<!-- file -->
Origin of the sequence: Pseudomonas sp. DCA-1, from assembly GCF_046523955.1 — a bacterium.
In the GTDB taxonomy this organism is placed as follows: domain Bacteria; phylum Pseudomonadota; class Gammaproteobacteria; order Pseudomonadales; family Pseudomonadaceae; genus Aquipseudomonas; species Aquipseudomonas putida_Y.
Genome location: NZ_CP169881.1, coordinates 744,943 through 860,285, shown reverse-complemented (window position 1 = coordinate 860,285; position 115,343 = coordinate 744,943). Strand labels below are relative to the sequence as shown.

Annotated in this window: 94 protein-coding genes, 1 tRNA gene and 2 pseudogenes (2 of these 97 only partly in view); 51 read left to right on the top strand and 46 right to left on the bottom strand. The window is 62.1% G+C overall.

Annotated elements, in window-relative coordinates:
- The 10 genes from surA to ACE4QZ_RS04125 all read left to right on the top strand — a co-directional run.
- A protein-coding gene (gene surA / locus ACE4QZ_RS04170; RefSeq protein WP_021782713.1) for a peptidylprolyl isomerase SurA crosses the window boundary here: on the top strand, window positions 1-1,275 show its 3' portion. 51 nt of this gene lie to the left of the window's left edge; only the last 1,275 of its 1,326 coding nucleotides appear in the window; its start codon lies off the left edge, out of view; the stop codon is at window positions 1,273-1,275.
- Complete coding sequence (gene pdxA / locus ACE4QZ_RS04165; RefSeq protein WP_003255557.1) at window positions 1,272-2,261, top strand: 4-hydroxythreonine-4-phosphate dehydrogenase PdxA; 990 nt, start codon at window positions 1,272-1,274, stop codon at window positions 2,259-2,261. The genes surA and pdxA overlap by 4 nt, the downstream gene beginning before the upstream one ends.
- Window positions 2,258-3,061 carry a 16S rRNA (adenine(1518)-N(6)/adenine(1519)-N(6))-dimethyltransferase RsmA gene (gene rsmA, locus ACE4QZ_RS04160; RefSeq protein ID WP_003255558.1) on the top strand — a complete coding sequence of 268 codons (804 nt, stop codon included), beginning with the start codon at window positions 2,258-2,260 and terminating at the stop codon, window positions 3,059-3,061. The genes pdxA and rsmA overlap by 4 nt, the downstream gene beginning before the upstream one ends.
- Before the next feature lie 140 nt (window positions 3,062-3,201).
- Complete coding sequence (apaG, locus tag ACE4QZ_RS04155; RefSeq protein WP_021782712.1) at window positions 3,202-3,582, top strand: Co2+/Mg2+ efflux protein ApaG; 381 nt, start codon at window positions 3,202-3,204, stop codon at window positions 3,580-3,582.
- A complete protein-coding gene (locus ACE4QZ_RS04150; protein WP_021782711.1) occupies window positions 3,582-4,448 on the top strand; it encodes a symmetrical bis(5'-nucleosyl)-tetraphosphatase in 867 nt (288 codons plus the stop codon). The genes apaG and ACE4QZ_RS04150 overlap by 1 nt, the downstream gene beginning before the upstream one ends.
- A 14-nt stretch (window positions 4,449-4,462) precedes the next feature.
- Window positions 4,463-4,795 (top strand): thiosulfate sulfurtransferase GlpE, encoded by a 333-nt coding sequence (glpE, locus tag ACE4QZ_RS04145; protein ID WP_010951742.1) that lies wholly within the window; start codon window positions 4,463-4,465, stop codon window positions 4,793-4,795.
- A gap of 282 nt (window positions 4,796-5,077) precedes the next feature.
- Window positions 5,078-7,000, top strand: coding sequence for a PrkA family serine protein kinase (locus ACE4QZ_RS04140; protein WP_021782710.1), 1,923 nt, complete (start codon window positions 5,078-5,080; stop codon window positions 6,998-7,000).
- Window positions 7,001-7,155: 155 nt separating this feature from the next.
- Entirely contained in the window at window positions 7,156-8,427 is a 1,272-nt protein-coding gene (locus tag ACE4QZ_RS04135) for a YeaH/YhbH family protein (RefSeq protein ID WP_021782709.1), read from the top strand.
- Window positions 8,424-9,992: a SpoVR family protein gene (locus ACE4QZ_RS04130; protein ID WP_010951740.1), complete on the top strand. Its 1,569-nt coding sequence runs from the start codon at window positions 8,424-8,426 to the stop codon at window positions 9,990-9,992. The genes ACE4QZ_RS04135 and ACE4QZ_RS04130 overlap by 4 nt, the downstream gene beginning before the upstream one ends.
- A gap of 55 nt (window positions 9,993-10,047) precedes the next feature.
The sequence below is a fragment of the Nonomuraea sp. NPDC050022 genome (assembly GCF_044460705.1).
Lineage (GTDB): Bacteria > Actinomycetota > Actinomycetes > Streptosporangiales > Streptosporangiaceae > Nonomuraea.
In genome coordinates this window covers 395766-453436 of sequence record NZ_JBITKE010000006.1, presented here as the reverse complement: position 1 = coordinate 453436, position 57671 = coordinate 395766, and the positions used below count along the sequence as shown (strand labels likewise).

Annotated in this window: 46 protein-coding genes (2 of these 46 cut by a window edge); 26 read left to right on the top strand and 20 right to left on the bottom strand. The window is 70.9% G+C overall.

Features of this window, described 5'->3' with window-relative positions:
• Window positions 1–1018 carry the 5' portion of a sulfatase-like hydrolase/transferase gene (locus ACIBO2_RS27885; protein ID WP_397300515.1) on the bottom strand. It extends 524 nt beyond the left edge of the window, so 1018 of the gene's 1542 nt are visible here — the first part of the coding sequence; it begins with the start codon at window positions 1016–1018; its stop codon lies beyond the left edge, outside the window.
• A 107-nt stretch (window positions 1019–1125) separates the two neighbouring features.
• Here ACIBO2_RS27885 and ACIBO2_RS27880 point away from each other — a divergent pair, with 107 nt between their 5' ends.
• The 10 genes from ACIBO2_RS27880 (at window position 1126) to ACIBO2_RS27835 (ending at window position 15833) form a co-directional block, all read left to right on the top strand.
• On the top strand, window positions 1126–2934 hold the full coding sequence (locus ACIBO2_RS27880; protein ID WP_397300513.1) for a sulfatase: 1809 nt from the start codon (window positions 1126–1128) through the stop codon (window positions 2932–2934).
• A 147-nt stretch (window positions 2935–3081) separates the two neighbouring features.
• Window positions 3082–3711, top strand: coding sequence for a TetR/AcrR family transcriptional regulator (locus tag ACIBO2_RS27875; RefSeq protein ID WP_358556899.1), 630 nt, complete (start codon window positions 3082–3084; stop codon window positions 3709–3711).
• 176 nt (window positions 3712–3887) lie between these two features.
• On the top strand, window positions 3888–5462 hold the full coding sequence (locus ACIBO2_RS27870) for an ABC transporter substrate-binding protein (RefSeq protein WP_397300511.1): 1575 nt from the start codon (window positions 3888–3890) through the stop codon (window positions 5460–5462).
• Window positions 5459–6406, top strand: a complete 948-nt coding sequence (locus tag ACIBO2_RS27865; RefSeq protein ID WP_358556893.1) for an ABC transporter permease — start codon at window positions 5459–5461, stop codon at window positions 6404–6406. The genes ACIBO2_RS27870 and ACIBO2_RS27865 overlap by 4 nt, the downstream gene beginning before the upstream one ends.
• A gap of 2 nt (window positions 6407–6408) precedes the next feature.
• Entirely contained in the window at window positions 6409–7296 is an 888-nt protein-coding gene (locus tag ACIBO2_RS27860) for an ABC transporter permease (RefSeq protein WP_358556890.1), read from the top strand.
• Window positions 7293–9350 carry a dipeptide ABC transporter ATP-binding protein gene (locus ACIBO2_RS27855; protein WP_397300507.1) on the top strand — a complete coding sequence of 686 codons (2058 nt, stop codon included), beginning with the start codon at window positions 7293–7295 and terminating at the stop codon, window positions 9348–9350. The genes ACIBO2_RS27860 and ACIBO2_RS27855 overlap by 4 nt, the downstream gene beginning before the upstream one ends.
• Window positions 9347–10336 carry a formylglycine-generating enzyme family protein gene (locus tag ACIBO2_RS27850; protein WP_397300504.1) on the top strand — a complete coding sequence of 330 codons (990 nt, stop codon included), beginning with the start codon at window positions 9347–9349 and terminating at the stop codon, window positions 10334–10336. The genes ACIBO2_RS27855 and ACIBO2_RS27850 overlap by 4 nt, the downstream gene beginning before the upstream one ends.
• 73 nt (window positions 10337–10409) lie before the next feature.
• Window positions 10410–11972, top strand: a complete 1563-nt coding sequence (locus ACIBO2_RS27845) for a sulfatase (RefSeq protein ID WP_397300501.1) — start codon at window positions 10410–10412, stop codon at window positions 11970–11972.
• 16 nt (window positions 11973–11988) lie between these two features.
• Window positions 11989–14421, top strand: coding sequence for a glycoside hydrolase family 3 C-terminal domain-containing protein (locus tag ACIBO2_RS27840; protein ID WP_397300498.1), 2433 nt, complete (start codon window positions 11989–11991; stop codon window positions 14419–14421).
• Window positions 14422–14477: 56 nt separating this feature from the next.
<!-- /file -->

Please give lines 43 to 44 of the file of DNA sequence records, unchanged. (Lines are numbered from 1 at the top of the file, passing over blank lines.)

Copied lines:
• Window positions 11989–14421, top strand: coding sequence for a glycoside hydrolase family 3 C-terminal domain-containing protein (locus tag ACIBO2_RS27840; protein ID WP_397300498.1), 2433 nt, complete (start codon window positions 11989–11991; stop codon window positions 14419–14421).
• Window positions 14422–14477: 56 nt separating this feature from the next.